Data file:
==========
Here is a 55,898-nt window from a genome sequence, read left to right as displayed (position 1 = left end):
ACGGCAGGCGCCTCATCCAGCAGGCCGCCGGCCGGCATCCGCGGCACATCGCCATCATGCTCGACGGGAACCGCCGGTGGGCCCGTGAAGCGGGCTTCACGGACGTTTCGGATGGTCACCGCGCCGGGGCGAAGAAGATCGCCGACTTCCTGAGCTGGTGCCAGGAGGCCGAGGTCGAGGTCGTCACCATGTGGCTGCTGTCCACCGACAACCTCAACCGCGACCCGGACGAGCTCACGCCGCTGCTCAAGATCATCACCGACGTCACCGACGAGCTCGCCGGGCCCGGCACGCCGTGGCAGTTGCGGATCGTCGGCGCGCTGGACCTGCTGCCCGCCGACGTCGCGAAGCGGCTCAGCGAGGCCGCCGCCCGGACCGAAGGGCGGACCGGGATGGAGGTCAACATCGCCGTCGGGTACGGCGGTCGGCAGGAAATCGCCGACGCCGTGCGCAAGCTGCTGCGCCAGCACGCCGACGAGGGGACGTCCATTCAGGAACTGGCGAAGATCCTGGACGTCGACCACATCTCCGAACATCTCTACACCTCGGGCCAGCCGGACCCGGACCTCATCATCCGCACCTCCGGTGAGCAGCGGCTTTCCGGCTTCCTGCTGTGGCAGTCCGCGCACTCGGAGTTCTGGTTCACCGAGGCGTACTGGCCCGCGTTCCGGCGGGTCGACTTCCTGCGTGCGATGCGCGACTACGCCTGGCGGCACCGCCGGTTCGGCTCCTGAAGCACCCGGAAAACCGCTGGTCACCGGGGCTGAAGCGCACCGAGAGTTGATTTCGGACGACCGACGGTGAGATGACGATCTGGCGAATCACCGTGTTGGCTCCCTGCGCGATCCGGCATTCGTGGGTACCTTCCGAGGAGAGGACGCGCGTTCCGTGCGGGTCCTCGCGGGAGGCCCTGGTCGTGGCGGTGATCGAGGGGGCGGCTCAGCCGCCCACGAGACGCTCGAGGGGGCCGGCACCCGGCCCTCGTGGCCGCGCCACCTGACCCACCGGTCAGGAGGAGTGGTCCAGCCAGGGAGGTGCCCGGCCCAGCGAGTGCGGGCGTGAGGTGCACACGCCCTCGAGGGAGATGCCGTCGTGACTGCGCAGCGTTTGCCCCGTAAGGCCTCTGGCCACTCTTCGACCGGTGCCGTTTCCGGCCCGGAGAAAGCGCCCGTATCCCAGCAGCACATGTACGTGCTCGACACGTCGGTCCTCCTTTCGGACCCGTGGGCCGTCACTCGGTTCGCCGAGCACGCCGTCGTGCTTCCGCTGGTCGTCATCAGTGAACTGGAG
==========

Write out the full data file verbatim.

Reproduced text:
Here is a 55,898-nt window from a genome sequence, read left to right as displayed (position 1 = left end):
ACGGCAGGCGCCTCATCCAGCAGGCCGCCGGCCGGCATCCGCGGCACATCGCCATCATGCTCGACGGGAACCGCCGGTGGGCCCGTGAAGCGGGCTTCACGGACGTTTCGGATGGTCACCGCGCCGGGGCGAAGAAGATCGCCGACTTCCTGAGCTGGTGCCAGGAGGCCGAGGTCGAGGTCGTCACCATGTGGCTGCTGTCCACCGACAACCTCAACCGCGACCCGGACGAGCTCACGCCGCTGCTCAAGATCATCACCGACGTCACCGACGAGCTCGCCGGGCCCGGCACGCCGTGGCAGTTGCGGATCGTCGGCGCGCTGGACCTGCTGCCCGCCGACGTCGCGAAGCGGCTCAGCGAGGCCGCCGCCCGGACCGAAGGGCGGACCGGGATGGAGGTCAACATCGCCGTCGGGTACGGCGGTCGGCAGGAAATCGCCGACGCCGTGCGCAAGCTGCTGCGCCAGCACGCCGACGAGGGGACGTCCATTCAGGAACTGGCGAAGATCCTGGACGTCGACCACATCTCCGAACATCTCTACACCTCGGGCCAGCCGGACCCGGACCTCATCATCCGCACCTCCGGTGAGCAGCGGCTTTCCGGCTTCCTGCTGTGGCAGTCCGCGCACTCGGAGTTCTGGTTCACCGAGGCGTACTGGCCCGCGTTCCGGCGGGTCGACTTCCTGCGTGCGATGCGCGACTACGCCTGGCGGCACCGCCGGTTCGGCTCCTGAAGCACCCGGAAAACCGCTGGTCACCGGGGCTGAAGCGCACCGAGAGTTGATTTCGGACGACCGACGGTGAGATGACGATCTGGCGAATCACCGTGTTGGCTCCCTGCGCGATCCGGCATTCGTGGGTACCTTCCGAGGAGAGGACGCGCGTTCCGTGCGGGTCCTCGCGGGAGGCCCTGGTCGTGGCGGTGATCGAGGGGGCGGCTCAGCCGCCCACGAGACGCTCGAGGGGGCCGGCACCCGGCCCTCGTGGCCGCGCCACCTGACCCACCGGTCAGGAGGAGTGGTCCAGCCAGGGAGGTGCCCGGCCCAGCGAGTGCGGGCGTGAGGTGCACACGCCCTCGAGGGAGATGCCGTCGTGACTGCGCAGCGTTTGCCCCGTAAGGCCTCTGGCCACTCTTCGACCGGTGCCGTTTCCGGCCCGGAGAAAGCGCCCGTATCCCAGCAGCACATGTACGTGCTCGACACGTCGGTCCTCCTTTCGGACCCGTGGGCCGTCACTCGGTTCGCCGAGCACGCCGTCGTGCTTCCGCTGGTCGTCATCAGTGAACTGGAG